DEFINITION of 'Banking Department'

The banking department is a state-specific regulatory body that oversees the operations of financial institutions within its jurisdiction. The primary responsibility of the banking department is to ensure that the financial system is accessible, stable and safe for all consumers. Types of financial institutions that fall under the supervision of the banking department include commercial banks, credit unions, money transmitters and nonbank mortgage lenders.

BREAKING DOWN 'Banking Department'

Not all banks operating in a state fall within that state's jurisdiction. State-chartered banks and some non-bank affiliates of federally-chartered banks may fall within the jurisdiction of that state’s banking regulatory authority, while some federally-chartered banks may fall within the jurisdiction of the Federal Reserve System or the Federal Deposit Insurance Corporation (FDIC).

Many banks may fall within the jurisdictions of both state and federal banking regulatory authorities. A state-chartered bank that is a member of the Federal Reserve system will fall under the oversight of both that state’s banking department and the Federal Reserve, while state-chartered banks that are not a part of the Federal Reserve System will fall under the oversight of both that state’s banking department and the FDIC. In this manner, most banks are regulated by both state and federal regulatory agencies. Depending on a bank’s organizational structure and the type of charter it has, it can be subject to a number of federal and state regulations, many of them somewhat redundant. The combination of federal and state oversight of banks is known as the dual banking system.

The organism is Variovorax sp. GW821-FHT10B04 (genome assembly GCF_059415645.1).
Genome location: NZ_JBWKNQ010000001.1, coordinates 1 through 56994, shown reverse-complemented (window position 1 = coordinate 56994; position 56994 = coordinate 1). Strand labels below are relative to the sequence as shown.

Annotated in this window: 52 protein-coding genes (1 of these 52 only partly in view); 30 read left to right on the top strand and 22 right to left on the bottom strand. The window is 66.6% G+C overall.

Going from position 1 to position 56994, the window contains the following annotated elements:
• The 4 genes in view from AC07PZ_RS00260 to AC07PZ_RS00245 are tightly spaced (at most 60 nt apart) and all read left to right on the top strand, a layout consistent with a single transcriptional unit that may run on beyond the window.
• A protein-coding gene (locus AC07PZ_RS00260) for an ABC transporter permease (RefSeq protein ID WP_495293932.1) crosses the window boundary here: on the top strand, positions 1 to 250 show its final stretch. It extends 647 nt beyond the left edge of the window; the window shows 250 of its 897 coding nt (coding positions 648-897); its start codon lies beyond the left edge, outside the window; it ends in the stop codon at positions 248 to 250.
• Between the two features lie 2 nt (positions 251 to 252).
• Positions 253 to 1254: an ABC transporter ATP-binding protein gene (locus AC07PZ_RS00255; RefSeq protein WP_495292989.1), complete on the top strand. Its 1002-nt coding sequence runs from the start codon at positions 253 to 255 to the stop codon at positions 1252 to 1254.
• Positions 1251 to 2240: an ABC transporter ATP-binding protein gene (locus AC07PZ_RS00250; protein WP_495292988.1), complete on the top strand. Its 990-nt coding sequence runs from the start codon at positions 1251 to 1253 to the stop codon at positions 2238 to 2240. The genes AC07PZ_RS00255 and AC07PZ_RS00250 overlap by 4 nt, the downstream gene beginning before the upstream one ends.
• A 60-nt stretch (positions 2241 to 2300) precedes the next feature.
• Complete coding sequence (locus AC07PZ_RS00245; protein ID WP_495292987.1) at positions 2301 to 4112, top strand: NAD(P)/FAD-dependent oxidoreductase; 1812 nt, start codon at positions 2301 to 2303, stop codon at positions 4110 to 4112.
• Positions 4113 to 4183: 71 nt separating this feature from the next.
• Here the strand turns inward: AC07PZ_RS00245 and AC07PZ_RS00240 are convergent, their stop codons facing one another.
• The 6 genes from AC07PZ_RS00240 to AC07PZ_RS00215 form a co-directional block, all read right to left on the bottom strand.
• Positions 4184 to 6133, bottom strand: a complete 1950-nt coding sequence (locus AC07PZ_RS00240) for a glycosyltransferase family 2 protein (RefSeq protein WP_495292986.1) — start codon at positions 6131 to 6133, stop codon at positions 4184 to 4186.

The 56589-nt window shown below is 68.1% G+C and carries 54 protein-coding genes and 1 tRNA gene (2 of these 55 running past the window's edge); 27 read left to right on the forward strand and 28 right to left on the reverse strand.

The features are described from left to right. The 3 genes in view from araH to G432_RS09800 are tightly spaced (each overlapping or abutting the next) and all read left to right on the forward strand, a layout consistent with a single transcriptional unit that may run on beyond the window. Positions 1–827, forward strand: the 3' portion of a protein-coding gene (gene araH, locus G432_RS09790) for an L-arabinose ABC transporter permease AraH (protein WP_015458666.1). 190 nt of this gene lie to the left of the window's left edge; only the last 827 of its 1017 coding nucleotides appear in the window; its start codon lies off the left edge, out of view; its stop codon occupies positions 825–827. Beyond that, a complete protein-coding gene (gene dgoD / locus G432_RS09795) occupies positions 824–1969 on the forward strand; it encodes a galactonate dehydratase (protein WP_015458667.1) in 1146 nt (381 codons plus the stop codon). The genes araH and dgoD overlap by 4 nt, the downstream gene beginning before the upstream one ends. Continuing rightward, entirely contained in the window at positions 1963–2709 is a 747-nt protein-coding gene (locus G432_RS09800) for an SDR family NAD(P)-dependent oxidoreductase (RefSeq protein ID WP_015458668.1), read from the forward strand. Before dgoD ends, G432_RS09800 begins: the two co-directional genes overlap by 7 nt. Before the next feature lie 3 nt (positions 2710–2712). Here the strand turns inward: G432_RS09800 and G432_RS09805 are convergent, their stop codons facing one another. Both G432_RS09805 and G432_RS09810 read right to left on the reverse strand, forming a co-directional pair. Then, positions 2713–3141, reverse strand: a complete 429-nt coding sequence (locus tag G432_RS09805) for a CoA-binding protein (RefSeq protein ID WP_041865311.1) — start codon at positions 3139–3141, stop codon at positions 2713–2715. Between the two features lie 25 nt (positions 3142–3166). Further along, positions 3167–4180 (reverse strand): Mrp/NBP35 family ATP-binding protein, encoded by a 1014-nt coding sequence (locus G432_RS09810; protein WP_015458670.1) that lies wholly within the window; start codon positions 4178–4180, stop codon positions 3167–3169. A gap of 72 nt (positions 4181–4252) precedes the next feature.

Purpose of State Banking Departments

State banking departments evolved out of a need for bank chartering agencies in the early days of the United States, at a time when there was no strong federal banking system or national bank. State banking departments were the first entities authorized to charter banks, and they continue to charter banks today. The dual banking system as it is known today formed in the late 19th century, after the passage of the National Bank Act of 1863, which formed the Office of the Comptroller of the Currency (OCC) and authorized the OCC to charter national banks.

Contacting the State Banking Department

The state banking department is where many consumers go to file a complaint against a financial institution that is within the banking department's jurisdiction. The Consumer Financial Protection Bureau (CFPB) maintains a database of state banking department contact information. The Office of the Comptroller of the Currency also helps to direct consumer complaints to the appropriate banking regulatory agency, whether that be a state banking department or a federal agency.

  1. State Bank

    A state bank is a financial institution that a state has chartered ...
  2. Consolidated Reports of Condition ...

    Consolidated Reports of Condition and Income are used by U.S. ...
  3. Federal Reserve Bank Of New York

    The Federal Reserve bank that is responsible for the second district ...
  4. Commissioner Of Banking

    A commissioner of banking is a commissioner that oversees all ...
  5. Business Banking

    Business banking is a company's financial dealings with an institution ...
  6. Bankers' Bank

    A bankers' bank is a specific type of bank that a group of larger, ...